John Parkinson*, Chief Technologist for the Americas for Cap Gemini Ernst & Young, spoke at the KMPro Chicago meeting last night on the topic of The Real Time Enterprise, which was the topic of his January 2003 commentary in CIO Insight Magazine.
Real Time is essentially the ability of a system (whether that is an oil refinery, fighter jet or corporation) to sense the environment and respond to that information "quickly." In the world of a fighter jet, there are 1800 sensors and massive automation that are automatically adjusting the flight parameters within milliseconds without the pilot needing to be aware. In fact, the pilot cannot fly the jet without the assistance of the computer. "It becomes a very expensive brick with wings" without the onboard systems.
In the enterprise, real-time isn't quite this complex, but the implications are huge. Parkinson claimed that corporations can see massive jumps in their bottom line (30-40% in manufacturing asset use) by operating closer to the edge of the envelope that the real-time concept allows.
How does it work? I understand this from an engineer's perspective, and Parkinson did a good job of making that connection for me. Traditional control works to keep systems static and in mathematical "valleys" so that the system moves back to the bottom of the valley when perturbed. Real-time looks to operate the system at mathematical peaks, and the control systems have to be much more sophisticated because any perturbation makes the uncontrolled system fall off the peaks. These kinds of control systems are not simple and cannot be run by human hands alone. The control system must monitor tens, hundreds or thousands of sensors, depending on the application, along with understanding the overlying environment (is the plane flying at 30,000 ft or at ground level?) and react accordingly. Parkinson showed us a familiar video of an Airbus crashing at an airshow because the control systems weren't prepared to do a touch-and-go manuever. The systems need to be able to ignore data in some circumstances.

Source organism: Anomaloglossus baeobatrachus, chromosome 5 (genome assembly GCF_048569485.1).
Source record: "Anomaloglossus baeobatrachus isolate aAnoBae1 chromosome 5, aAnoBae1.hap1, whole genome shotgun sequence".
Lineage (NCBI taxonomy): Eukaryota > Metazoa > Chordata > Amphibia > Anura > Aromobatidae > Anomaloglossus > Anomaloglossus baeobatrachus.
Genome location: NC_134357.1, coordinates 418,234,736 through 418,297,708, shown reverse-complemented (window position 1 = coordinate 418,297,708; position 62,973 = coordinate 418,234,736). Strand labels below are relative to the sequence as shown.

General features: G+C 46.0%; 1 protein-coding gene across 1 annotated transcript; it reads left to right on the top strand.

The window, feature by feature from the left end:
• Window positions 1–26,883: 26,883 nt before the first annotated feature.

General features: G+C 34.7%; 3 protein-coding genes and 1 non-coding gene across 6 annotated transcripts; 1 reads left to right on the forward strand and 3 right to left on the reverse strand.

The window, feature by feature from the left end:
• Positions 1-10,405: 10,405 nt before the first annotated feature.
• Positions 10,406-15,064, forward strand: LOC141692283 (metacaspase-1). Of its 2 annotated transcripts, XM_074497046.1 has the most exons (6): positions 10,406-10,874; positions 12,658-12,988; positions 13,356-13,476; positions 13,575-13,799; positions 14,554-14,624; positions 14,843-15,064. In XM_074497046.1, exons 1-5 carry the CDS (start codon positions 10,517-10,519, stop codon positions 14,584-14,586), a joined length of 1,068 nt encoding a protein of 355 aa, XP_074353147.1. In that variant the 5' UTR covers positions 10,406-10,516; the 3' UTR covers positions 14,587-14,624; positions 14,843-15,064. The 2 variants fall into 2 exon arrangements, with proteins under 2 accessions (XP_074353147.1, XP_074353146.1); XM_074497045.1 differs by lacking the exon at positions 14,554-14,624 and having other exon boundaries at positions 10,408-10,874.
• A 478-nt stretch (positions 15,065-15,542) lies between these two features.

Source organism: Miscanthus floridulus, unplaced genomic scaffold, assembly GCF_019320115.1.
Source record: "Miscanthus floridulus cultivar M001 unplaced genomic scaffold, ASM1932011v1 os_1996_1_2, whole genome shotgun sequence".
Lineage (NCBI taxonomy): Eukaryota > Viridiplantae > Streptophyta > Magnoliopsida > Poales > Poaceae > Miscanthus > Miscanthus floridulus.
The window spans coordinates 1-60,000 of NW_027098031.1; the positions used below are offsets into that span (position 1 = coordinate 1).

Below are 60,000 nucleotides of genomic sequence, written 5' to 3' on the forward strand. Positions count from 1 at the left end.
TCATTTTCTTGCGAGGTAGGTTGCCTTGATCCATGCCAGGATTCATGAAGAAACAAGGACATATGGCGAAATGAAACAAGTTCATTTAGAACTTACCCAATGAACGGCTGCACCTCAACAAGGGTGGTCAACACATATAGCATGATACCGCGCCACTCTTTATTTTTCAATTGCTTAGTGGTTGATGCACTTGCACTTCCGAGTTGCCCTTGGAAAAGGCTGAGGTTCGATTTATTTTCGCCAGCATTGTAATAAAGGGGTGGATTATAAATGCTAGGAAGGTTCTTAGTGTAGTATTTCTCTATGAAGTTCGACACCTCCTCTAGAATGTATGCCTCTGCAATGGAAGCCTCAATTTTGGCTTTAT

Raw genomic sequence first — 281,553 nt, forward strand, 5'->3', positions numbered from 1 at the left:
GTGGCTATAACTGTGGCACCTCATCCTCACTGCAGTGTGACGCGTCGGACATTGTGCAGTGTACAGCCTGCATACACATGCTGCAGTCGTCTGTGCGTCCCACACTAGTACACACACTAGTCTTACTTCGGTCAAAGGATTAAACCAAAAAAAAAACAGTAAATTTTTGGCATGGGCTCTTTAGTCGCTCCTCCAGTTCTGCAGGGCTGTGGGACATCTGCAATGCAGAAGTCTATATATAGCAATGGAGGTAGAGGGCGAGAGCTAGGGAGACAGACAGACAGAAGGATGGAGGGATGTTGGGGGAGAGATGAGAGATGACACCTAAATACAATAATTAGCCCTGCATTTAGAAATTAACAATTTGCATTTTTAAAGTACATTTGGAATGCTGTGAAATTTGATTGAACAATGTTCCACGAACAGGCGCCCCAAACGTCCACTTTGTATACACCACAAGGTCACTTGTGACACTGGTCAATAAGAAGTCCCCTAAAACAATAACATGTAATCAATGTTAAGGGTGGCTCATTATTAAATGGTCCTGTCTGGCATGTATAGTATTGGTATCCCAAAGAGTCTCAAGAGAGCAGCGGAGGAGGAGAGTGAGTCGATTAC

There are potential downsides to operating this way. Attempting to control on the peaks means that falling off will hurt much more - see video above. Parkinson argued that the benefit of doing this far outweighs the inevitable, but hopefully rare, tumble down the mountain.
Where does it apply in business? GE has their digital cockpit, where all management can view their scorecard that involves everything from defect rates (six sigma measures) to customer satisfaction. Parkinson didn't suggest that there was a computer control system on top of the cockpit, but there is a very human control system that fires up when one of your indicators turns red: You get a call from your boss (who got a call from his boss), wanting to know what is wrong and what you are doing to fix it. The smart manager has already seen the red and has a response in hand. The really smart manager knows when her metrics are heading the wrong way and corrects before her managers ever expects something is amiss.
Other applications include shipping and automated sorting and routing of packages; automatically adjusted insurance rates, based on your car's GPS data; rental car variable pricing to account for popularity, time of year, competitors' promotions; airlines overbooking flights on the assumption that there will be cancellations; ABS brakes on your car. Also, mortgage lending, fraud detection, product pricing, warehouse management. There are opportunities in areas where there are too many variables, where the rules associated with decision making are complex, and correct decisions must be made quickly.
And as always, the real-time enterprise will not create itself. There must be good understanding of the changes that the new approach will engender in the business, and these must be tackled. Parkinson also talked about being aware of the law of unintended consequences, and that there are always secondary effects that are difficult to know beforehand. "Humans don't deal well with changes in control modalities."
Parkinson is an excellent speaker, and gave us a very interesting hour for the meeting. KMPro Chicago has had an excellent variety of talks, and it is attempting to do more of the same.
* More info on the speaker: John Parkinson writes and talks on a wide variety of technology-related topics, both on his own and in his role as Chief Technologist for CGEY's North American operations (press release). He was with E&Y in a number of roles before this, including a one-year stint as the CIO which he says he would never do again. But he also says that during his tenure, they built one of the first KM systems AND that it created ten times more value than it cost. A Google on his name + CGEY turns up ~157 hits with articles and even a rant against one of his articles.